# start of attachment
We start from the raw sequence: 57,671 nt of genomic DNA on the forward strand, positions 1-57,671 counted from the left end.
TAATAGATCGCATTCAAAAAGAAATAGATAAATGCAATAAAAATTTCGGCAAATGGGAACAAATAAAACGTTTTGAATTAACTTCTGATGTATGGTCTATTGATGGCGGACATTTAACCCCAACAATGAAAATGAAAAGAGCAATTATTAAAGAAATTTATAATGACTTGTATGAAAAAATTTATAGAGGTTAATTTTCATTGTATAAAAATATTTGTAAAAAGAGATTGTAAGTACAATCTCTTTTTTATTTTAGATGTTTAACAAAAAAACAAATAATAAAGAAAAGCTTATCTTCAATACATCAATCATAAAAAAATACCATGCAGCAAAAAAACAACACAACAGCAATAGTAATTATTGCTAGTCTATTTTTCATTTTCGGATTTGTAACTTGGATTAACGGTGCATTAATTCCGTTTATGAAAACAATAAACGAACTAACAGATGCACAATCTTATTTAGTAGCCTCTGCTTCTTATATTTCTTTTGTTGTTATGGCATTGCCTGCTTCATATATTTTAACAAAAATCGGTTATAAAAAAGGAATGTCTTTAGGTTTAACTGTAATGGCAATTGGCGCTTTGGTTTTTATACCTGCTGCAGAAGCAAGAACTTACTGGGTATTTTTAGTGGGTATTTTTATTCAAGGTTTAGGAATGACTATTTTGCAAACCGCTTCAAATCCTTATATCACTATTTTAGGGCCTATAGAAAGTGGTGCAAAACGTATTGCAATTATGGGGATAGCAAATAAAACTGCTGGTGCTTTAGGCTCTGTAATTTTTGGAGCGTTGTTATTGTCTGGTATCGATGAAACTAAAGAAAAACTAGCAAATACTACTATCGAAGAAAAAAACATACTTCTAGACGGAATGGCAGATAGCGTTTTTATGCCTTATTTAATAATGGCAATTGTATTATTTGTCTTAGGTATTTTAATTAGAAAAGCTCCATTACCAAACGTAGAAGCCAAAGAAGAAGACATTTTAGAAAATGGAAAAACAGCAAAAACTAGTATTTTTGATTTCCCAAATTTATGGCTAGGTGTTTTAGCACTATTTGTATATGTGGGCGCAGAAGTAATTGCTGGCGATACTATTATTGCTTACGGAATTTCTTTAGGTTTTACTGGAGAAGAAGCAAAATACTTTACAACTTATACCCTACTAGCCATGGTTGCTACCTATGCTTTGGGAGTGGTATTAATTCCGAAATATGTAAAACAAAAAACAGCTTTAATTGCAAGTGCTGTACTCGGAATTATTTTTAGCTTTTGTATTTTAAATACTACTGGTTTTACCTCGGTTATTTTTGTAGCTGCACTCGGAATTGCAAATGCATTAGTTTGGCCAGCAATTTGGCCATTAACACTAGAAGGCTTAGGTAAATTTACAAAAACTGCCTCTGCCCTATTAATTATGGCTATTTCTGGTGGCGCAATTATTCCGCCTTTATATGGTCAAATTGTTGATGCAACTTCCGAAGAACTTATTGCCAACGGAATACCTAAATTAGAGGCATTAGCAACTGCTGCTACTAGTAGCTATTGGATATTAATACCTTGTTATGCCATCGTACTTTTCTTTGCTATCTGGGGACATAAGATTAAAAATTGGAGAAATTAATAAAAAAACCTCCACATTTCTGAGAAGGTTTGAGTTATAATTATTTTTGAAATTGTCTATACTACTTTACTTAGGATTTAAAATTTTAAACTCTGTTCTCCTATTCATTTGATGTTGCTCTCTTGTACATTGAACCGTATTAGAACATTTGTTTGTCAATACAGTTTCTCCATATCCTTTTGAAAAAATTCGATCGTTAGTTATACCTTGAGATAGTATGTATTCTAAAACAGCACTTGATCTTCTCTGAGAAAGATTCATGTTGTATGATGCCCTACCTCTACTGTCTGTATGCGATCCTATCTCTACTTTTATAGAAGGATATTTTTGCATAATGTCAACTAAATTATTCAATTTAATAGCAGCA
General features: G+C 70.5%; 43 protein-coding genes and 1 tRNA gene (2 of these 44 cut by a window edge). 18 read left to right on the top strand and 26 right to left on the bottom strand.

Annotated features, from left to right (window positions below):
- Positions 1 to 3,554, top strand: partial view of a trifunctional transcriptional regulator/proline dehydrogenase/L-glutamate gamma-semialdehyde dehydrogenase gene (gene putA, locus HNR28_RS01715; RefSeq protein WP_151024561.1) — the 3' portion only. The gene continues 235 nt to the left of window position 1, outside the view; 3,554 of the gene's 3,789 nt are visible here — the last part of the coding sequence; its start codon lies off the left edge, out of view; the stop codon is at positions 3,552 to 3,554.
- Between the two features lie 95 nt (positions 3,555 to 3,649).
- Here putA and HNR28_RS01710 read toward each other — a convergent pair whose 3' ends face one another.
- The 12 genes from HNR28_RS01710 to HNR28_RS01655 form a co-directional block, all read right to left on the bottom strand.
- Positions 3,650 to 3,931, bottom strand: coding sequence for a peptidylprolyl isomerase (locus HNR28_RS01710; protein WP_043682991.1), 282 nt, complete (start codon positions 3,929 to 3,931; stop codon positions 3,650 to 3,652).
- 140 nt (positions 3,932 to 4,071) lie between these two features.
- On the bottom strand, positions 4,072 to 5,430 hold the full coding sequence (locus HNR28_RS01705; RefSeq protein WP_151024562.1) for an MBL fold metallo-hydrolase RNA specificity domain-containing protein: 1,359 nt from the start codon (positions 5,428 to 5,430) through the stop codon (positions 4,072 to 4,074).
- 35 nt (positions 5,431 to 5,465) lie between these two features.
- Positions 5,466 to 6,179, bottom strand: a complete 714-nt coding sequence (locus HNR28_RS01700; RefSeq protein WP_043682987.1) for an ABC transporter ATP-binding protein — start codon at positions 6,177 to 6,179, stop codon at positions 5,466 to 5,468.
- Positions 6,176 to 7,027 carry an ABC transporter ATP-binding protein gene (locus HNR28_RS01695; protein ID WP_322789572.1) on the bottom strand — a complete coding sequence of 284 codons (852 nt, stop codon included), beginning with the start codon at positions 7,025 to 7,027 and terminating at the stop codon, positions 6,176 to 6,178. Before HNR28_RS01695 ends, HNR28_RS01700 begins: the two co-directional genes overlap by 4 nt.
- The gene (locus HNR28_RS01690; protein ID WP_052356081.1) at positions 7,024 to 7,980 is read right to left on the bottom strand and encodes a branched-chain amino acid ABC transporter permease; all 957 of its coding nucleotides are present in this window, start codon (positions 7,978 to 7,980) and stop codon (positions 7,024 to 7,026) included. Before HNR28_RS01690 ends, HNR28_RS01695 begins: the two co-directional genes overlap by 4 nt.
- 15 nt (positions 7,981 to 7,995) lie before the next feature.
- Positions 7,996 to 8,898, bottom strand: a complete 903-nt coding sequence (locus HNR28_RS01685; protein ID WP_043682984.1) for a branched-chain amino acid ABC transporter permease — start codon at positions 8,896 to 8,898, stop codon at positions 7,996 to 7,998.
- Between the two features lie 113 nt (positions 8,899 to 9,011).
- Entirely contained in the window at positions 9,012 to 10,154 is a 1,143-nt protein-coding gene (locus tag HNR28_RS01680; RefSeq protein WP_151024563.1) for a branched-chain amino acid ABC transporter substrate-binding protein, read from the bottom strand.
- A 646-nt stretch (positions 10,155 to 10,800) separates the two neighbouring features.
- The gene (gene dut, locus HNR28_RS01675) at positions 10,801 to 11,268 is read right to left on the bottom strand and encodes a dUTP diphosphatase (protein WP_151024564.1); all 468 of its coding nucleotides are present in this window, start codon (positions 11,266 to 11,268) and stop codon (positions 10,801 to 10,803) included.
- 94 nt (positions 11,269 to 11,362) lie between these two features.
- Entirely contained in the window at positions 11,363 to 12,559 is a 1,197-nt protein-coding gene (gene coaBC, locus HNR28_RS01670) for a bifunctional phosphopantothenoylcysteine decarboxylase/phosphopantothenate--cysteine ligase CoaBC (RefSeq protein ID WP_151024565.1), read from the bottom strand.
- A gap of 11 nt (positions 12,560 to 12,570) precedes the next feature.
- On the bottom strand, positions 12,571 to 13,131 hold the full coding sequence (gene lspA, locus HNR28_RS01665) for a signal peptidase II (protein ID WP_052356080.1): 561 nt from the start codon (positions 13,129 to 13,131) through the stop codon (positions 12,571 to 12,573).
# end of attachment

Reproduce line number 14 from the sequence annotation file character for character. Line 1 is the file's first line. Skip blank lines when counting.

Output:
- Positions 6,176 to 7,027 carry an ABC transporter ATP-binding protein gene (locus HNR28_RS01695; protein ID WP_322789572.1) on the bottom strand — a complete coding sequence of 284 codons (852 nt, stop codon included), beginning with the start codon at positions 7,025 to 7,027 and terminating at the stop codon, positions 6,176 to 6,178. Before HNR28_RS01695 ends, HNR28_RS01700 begins: the two co-directional genes overlap by 4 nt.